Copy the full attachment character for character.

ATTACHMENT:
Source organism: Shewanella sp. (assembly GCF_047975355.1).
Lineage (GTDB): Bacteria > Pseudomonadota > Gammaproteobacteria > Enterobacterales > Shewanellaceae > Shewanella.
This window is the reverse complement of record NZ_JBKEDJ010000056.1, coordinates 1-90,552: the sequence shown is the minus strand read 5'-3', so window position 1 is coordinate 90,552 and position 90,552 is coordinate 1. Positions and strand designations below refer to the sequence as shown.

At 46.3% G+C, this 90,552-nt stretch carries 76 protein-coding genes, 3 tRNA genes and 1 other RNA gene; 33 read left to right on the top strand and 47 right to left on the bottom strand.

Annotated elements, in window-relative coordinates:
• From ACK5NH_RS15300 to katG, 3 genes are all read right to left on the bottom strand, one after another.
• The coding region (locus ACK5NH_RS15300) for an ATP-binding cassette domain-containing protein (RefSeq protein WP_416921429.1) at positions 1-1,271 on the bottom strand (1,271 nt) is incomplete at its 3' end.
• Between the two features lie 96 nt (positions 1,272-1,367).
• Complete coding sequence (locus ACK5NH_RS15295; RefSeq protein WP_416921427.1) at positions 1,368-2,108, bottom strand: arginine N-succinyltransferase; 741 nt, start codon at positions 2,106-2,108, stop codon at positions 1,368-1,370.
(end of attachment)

Source organism: Shewanella sp. (assembly GCF_047975355.1).
Lineage (GTDB): Bacteria > Pseudomonadota > Gammaproteobacteria > Enterobacterales > Shewanellaceae > Shewanella.
This window is the reverse complement of record NZ_JBKEDJ010000056.1, coordinates 1-90,552: the sequence shown is the minus strand read 5'-3', so window position 1 is coordinate 90,552 and position 90,552 is coordinate 1. Positions and strand designations below refer to the sequence as shown.

At 46.3% G+C, this 90,552-nt stretch carries 76 protein-coding genes, 3 tRNA genes and 1 other RNA gene; 33 read left to right on the top strand and 47 right to left on the bottom strand.

Annotated elements, in window-relative coordinates:
• From ACK5NH_RS15300 to katG, 3 genes are all read right to left on the bottom strand, one after another.
• The coding region (locus ACK5NH_RS15300) for an ATP-binding cassette domain-containing protein (RefSeq protein WP_416921429.1) at positions 1-1,271 on the bottom strand (1,271 nt) is incomplete at its 3' end.
• Between the two features lie 96 nt (positions 1,272-1,367).
• Complete coding sequence (locus ACK5NH_RS15295; RefSeq protein WP_416921427.1) at positions 1,368-2,108, bottom strand: arginine N-succinyltransferase; 741 nt, start codon at positions 2,106-2,108, stop codon at positions 1,368-1,370.